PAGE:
by Sam Street
I recently made the transition from Microsoft Windows XP to the Ubuntu operating system, a GNU/Linux distibution.
A lot of people hear about Linux and it's advantages over Windows, and expect to try it out someday but have become too ensconced in the Windows envoironment to want to worry about getting used to Linux. Often upon investigation users become scared off by the technical jargon and the typically steep learning curves of pevious Linux distributions.
This is where Ubuntu is different. Using only open source software Ubuntu runs GNOME (as opposed to KDE), the Linux kernal, X Server as it's GUI and runs Debian packages. The word ubuntu (pronounced 'oo-boon-too') is an African word meaning "humanity to others" provides an excellent desktop in my opinion, created in such a way that it is easy for a Windows User to find his way around. Ubuntu has been adopted by over 4 million users in only 2 years, an unprecedented achievement.
However, if you had just installed Ubuntu and had no prior experience with Linux (like me a couple of weeks ago), you are bound to run into a few problems and get a little overwhelmed and lost. This is why I've compiled a list of problems I encountered personally. I've quoted the solutions provided in The Official Ubuntu Book , a wonderful resource for the new Ubuntu user.
My Program Has Frozen. Clicking the 'X' Has No Effect.
If your application seems to hang and the window won't go away, keep clicking the X icon in the top right of the window. After a few seconds a dialog box should appear to indicate the program has become inactive. The dialog also asks you if you want to close it.
If this does not work you can use the xkill command to stop it. Press Alt + F2 to bring up the Run Application dialog, type xkill and press Enter. Your mouse cursor changes to a small skull and cross-bones. Click the offending application window, and it will finally be banished to that place where naughty applications wallow.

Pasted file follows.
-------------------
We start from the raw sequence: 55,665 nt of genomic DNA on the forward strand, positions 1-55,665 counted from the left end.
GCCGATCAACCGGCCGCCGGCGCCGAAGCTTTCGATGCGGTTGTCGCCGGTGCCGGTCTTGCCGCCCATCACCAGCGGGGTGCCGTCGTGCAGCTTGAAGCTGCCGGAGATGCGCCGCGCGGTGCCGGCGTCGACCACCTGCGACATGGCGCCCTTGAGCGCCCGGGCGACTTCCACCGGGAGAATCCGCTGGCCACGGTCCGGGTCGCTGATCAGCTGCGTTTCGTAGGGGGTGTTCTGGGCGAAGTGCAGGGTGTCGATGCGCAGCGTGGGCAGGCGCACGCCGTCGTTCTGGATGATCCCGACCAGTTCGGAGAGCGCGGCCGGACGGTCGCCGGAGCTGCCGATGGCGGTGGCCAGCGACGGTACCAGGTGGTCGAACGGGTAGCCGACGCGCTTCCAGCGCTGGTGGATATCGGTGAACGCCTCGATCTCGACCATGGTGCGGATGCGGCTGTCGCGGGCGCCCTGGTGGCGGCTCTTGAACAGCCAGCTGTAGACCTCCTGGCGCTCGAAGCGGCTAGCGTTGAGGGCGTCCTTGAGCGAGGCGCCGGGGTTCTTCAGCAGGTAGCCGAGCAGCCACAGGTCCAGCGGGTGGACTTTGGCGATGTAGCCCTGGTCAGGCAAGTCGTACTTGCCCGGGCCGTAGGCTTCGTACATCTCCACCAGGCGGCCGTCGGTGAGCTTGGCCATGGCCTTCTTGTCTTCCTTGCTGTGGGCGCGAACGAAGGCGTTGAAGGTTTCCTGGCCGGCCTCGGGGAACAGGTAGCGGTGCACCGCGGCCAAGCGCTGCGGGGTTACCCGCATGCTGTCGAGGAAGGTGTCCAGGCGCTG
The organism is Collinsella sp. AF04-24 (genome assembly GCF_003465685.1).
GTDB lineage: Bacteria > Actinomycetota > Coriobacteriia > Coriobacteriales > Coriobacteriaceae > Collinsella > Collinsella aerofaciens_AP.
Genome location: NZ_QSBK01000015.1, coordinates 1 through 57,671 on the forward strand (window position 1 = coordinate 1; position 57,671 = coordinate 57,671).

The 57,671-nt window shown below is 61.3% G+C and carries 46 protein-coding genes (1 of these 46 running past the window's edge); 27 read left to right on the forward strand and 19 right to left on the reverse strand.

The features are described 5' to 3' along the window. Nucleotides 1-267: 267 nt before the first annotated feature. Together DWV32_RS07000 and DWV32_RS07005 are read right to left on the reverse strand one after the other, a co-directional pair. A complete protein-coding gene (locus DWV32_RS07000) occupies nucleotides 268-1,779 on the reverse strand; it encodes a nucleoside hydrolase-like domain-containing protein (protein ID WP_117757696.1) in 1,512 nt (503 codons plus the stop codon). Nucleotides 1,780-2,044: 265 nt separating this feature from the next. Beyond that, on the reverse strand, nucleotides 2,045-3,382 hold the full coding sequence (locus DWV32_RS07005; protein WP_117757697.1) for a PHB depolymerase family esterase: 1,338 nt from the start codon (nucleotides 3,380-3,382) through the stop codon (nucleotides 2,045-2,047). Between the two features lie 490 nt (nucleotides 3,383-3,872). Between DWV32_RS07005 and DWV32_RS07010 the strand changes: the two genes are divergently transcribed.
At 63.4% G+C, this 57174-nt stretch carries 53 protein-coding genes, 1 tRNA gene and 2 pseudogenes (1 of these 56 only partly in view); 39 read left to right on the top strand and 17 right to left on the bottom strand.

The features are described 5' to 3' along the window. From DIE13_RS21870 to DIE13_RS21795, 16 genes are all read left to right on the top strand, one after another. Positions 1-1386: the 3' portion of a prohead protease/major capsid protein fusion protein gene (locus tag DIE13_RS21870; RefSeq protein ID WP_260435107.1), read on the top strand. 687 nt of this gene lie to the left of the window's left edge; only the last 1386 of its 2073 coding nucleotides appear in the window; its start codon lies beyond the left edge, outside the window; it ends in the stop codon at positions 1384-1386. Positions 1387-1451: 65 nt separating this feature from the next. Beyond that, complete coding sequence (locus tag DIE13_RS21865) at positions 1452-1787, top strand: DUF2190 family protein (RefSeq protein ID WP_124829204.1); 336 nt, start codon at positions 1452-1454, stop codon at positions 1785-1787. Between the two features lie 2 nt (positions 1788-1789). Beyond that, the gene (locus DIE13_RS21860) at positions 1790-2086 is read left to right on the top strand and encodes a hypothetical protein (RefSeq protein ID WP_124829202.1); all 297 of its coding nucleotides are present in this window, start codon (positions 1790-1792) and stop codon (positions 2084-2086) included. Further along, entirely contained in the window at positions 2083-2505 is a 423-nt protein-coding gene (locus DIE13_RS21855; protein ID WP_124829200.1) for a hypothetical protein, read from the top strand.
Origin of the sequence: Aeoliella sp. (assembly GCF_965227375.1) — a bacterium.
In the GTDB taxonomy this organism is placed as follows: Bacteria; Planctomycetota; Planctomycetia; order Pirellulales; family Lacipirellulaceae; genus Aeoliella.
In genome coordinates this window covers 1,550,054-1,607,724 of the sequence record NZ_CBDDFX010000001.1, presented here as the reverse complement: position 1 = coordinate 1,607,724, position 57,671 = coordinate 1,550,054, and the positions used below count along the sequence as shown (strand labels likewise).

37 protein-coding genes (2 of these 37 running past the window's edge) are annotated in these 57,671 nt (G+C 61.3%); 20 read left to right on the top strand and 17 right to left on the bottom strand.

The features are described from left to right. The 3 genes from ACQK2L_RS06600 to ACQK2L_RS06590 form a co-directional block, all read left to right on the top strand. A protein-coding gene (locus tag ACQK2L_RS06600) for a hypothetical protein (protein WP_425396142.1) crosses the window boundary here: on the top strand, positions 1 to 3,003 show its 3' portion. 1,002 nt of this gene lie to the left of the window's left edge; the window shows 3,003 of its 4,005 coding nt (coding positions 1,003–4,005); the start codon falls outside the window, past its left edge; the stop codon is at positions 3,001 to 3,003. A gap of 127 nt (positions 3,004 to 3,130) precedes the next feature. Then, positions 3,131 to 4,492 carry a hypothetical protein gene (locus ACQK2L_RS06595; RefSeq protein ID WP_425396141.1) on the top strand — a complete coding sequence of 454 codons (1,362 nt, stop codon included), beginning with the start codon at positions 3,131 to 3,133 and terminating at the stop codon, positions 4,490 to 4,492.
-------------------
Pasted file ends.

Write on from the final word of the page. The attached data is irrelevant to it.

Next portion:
The Upgrade Notification Bubble Keeps Appearing, and I Want It to Stop
When your system detects new upgrades are available, a small bubble appears in the notification area. To switch this off, right-click the upgrades icon, and deselect the Show Notifications option.
Java Is Not Installed on My System
To run a Java application on your system or access a Java Web site in Firefox, you need to install the Java libraries first. To do this fire up Synaptic and install the j2re1.4 and j2re1.4-mozilla-plug-in packages.
If you want to run a version of Java not included with Ubuntu, refer to Ubuntu Wiki > Restrcited Formats .
How Do I Find and Install New Desktop Themes and Backgrounds?
We all love tweaking our dekstops so they look individual to our own tastes and preferences. Luckily the desktop is very flexible in how it can be visually configured. To make this as simple as possible, the GNOME Art web site was created to host a huge array of wallpapers and themes. You can use the following sites to spruce up your dekstop.
My CD-ROM/DVD Is Not Working
If you are having problems accessing your CD-ROM/DVD drive, it is mot likely because it is not mounted. Click Places > Computer and look at the CD-ROM/DVD drive icon in the window. If the drive is not mounted, the icon looks like a drive; otherwise it looks like a disk. If the drive isn't mounted, right-click it, and click Mount Volume.
I hope these problems I encountered help some other users who make the switch from Windows to Ubuntu.